Gluten Free Wafer Ice-cream Cones
How to make ice-cream cones from scratch.
These golden-brown wafer cones are sturdy enough to support your favourite scoops of ice-cream, yet delicate and crisp thanks to the expert blend of Isabel’s Waffles, Crepe and Yorkshire pud mix.
If you love ice cream or any desserts served into delightfully crispy wafer baskets, an electric wafer cone maker is an essential piece of equipment for making authentic wafer cones.
Prep Time: 20 minutes
Total Time: 45 minutes
Makes: approx. 12-14 depending on the size
- 100g Isabel’s Yorkshire pud or crepe or waffle mix
- 2 Medium free-range eggs (about 122g)
- 50g white sugar
- 25g brown sugar
- 50g coconut oil or melted butter
- 50g milk or plant-based milk (high protein)
- 1 tsp Maple syrup
- 10 drops vanilla essence
- A pinch of salt
- Neutral flavour cooking oil for greasing the iron plates
- Grease both plates of the wafer iron with oil. Preheat the wafer maker to 300°F (150°C) for at least 10 minutes before start making the batter. If your machine doesn’t have specific settings, start with the medium setting and adjust as needed along the way. If the machine does not allow for temperature control, then the ideal time for a given amount of batter will need to be determined individually.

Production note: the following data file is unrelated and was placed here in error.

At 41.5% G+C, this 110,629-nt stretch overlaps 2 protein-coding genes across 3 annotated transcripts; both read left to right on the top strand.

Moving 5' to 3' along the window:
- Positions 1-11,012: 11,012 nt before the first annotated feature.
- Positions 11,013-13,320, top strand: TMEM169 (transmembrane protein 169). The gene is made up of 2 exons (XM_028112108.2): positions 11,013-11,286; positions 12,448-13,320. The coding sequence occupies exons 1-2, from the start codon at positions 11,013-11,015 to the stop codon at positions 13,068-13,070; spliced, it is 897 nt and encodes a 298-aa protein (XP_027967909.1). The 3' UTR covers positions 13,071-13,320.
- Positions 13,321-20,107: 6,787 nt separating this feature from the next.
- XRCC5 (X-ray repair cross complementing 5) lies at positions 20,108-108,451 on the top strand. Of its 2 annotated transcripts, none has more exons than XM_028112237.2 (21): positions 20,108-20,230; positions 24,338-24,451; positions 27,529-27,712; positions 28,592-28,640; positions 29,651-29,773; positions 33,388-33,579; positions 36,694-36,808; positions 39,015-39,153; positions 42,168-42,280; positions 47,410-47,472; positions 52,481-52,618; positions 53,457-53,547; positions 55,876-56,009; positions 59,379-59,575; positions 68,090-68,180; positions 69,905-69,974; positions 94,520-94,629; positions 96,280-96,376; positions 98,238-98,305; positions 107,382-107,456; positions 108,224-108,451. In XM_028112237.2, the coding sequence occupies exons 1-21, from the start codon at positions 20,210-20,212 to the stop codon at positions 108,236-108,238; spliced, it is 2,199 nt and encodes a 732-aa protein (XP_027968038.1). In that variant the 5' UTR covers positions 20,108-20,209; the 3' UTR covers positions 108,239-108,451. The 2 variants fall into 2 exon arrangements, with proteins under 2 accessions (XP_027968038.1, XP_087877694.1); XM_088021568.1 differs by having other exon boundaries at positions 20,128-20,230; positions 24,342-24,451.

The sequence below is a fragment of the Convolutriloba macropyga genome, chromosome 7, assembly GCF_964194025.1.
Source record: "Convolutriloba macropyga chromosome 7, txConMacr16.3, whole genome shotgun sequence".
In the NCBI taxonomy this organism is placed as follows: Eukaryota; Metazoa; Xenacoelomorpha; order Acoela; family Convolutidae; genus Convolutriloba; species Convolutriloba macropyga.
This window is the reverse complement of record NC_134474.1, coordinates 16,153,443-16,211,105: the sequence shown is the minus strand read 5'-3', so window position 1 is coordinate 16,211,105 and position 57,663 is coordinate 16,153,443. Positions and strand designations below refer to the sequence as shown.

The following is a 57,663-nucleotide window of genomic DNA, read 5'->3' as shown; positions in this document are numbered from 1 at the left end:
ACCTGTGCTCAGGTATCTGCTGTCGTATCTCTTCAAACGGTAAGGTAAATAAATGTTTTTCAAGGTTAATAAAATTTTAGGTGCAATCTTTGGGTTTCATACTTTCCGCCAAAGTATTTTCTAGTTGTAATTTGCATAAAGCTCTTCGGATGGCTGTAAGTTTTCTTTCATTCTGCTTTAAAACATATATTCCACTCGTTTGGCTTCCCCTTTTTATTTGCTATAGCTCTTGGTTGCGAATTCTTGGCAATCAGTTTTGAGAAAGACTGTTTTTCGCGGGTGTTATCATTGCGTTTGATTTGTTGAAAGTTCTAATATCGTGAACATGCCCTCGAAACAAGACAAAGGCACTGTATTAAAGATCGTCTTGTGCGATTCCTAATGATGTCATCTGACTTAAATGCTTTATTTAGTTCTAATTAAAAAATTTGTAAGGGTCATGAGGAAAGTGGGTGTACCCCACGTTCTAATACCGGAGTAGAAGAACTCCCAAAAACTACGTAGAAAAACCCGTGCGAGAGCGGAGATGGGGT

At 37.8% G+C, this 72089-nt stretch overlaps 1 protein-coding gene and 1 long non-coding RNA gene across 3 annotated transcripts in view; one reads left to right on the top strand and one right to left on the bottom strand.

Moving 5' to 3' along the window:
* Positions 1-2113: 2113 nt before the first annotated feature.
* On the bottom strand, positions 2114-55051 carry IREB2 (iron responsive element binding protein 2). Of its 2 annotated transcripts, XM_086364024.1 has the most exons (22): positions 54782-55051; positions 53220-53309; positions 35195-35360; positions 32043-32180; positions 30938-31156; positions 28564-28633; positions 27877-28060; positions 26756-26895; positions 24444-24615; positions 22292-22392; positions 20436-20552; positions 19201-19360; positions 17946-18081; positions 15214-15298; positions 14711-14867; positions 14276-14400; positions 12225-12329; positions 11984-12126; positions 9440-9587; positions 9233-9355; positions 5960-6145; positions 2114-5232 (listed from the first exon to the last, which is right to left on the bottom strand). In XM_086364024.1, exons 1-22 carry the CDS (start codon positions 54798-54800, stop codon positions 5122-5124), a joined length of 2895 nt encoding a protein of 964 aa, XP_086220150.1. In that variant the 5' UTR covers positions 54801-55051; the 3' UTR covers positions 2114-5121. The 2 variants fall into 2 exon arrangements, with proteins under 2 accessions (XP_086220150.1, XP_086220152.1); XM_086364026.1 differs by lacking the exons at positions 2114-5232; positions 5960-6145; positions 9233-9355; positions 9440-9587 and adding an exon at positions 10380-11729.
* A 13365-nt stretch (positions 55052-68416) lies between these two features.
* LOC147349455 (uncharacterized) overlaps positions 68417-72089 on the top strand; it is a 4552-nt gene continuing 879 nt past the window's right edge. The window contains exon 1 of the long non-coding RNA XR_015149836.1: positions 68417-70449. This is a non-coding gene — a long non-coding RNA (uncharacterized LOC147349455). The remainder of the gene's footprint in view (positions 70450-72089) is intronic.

- In a large bowl, combine the eggs, sugars, Maple syrup and beat vigorously for 2-3 mins approx. ensuring that the mix is perfectly whipped into a light pale mixture – you can use a balloon whisk for doing this job or a handle held mixer to help speed up the process, (but for this small amount I wouldn’t bother). Undermixing at this stage can produce wafer cones with an uneven colour and texture. After the eggs and sugars are well combined, add the melted butter or oil, vanilla, salt and milk to the mixture and mix well.